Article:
His weary head upon her knee,
    And kissed his forehead with regret
    For one so gray and lonely,--see,
    Her eyes with tender tears are wet.

    And so, by night, while we were all at rest,
    I think the coming sped the parting guest.

    poems about the seasons
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  9. The Lily Of Yorrow
    Poet: Henry VanDyke

    Deep in the heart of the forest the lily of Yorrow is growing;
    Blue is its cup as the sky, and with mystical odour o'erflowing;
    Faintly it falls through the shadowy glades when the south wind is blowing.

    Sweet are the primroses pale and the violets after a shower;
    Sweet are the borders of pinks and the blossoming grapes on the bower;
    Sweeter by far is the breath of that far-away woodland flower.

    Searching and strange in its sweetness, it steals like a perfume enchanted
    Under the arch of the forest, and all who perceive it are haunted,
    Seeking and seeking for ever, till sight of the lily is granted.

    Who can describe how it grows, with its chalice of lazuli leaning
    Over a crystalline spring, where the ferns and the mosses are greening?
    Who can imagine its beauty, or utter the depth of its meaning?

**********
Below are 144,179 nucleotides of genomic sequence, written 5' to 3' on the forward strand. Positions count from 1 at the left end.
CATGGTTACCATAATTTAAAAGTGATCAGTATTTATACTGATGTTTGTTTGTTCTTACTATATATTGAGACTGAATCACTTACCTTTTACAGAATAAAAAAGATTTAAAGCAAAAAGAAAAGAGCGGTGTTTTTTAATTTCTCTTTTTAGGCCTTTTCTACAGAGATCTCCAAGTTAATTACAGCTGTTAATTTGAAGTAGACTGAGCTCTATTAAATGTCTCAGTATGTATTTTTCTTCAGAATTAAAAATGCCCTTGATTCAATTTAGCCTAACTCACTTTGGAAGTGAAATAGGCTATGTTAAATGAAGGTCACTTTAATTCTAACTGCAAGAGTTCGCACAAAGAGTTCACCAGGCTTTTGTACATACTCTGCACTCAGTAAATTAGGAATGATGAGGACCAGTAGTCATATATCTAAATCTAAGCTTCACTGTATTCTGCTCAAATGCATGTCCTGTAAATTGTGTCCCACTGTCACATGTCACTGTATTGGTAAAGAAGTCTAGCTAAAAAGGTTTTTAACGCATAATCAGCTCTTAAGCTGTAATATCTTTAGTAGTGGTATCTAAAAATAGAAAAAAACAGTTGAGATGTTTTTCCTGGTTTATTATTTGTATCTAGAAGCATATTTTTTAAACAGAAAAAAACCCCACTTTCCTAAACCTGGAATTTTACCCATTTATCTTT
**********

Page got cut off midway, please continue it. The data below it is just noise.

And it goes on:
Calm of the journeying stars, and repose of the mountains olden,
    Joy of the swift-running rivers, and glory of sunsets golden,
    Secrets that cannot be told in the heart of the flower are holden.

    Surely to see it is peace and the crown of a life-long endeavour;
    Surely to pluck it is gladness,--but they who have found it can never
    Tell of the gladness and peace: they are hid from our vision for ever.

    'Twas but a moment ago that a comrade was walking near me:
    Turning aside from the pathway he murmured a greeting to cheer me, -
    Then he was lost in the shade, and I called but he did not hear me.

    Why should I dream he is dead, and bewail him with passionate sorrow?
    Surely I know there is gladness in finding the lily of Yorrow:
    He has discovered it first, and perhaps I shall find it to-morrow.

    flower poem
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  10. School